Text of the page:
The Effects of Self-Construal and the Living Environment on Internalized Homophobia among Chinese Gay Men

Main Article Content

Zhengjia Ren
Ralph Hood
Chunsong Yang
Chunsong Yang
Xiqi Lu
Qiuyu Su
Tsingan Li

Keywords

Keywords: Self-construal, Homophobia, Cross-Cultural, Homosexuality

Abstract

Background and Objective
Internalized homophobia is common among gay men. Gay men who live in high-tolerance social envi-ronments tend to have less internalized homophobia than gay men who live in low-tolerance environ-ments. The interaction between the living environment and self-construal influences gay men’s internalized homophobia.


Material and Methods
This study examined the association between self-construal and homophobia according to the living environment using a sample of gay men (N=521) aged 14–43 years. The data were collected between January and August 2017 using an online questionnaire that included an internalized homophobia scale, self-construal items, and demographic characteristics. The two-way ANOVA analyses revealed that the self-construal type was differentially associated with internalized homophobia depending on the living environment of the study participants.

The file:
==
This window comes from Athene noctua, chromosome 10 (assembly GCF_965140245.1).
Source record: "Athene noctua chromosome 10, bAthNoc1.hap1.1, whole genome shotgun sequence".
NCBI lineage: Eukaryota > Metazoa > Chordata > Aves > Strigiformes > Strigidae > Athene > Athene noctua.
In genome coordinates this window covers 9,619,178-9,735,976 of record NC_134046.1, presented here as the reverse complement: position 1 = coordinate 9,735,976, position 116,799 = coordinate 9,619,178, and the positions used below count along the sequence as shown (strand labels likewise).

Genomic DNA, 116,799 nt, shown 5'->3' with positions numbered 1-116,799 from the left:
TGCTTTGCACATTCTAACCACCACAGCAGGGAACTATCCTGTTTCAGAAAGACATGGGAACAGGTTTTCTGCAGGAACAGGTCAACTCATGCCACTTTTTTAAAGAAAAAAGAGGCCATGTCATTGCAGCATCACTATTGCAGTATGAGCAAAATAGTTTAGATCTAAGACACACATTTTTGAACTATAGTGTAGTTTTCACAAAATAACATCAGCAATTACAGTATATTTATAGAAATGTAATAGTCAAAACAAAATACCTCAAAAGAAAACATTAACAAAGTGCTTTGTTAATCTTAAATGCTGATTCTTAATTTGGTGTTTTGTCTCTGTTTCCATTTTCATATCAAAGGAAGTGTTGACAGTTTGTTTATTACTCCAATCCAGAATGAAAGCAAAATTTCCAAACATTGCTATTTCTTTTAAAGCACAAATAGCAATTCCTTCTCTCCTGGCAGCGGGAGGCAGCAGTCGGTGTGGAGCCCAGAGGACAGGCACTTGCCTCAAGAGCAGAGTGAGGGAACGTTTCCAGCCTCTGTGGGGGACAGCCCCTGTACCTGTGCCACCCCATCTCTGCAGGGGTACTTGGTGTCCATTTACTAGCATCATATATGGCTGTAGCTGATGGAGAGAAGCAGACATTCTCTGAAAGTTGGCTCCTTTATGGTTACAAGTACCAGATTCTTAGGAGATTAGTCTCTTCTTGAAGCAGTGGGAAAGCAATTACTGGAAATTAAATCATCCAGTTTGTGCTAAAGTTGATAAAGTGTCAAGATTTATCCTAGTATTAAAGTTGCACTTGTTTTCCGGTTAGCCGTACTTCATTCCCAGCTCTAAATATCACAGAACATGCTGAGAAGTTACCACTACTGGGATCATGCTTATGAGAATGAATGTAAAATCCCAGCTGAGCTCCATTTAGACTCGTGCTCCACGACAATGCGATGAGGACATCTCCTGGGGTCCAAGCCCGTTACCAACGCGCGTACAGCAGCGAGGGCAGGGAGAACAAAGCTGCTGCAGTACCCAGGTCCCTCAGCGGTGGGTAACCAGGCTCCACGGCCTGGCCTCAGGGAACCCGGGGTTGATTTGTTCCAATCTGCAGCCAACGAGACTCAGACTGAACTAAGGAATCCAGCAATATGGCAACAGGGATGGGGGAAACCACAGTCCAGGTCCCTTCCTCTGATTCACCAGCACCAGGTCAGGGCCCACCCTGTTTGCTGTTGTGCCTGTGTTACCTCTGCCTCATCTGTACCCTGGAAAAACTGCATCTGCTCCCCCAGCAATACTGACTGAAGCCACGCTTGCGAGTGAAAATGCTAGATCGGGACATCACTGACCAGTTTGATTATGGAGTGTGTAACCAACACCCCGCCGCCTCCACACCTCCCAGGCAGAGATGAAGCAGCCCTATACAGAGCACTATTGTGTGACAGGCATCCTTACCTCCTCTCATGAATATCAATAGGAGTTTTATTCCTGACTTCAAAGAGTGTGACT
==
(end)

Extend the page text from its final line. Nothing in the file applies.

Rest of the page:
Results
Living in a high-tolerance area while having an independent self-construal was associated with lower internalized homophobia scores than living in a low-tolerance area. In contrast, alternating between independent and dependent self-construals was associated with higher internalized homophobia scores.


Conclusion
Mental health services for participants with conflicted self-construals are emerging. Self-acceptance and compassion-focused practices should be explored as a way to help gay men adjust their conflicted self-construals.


 


 


 

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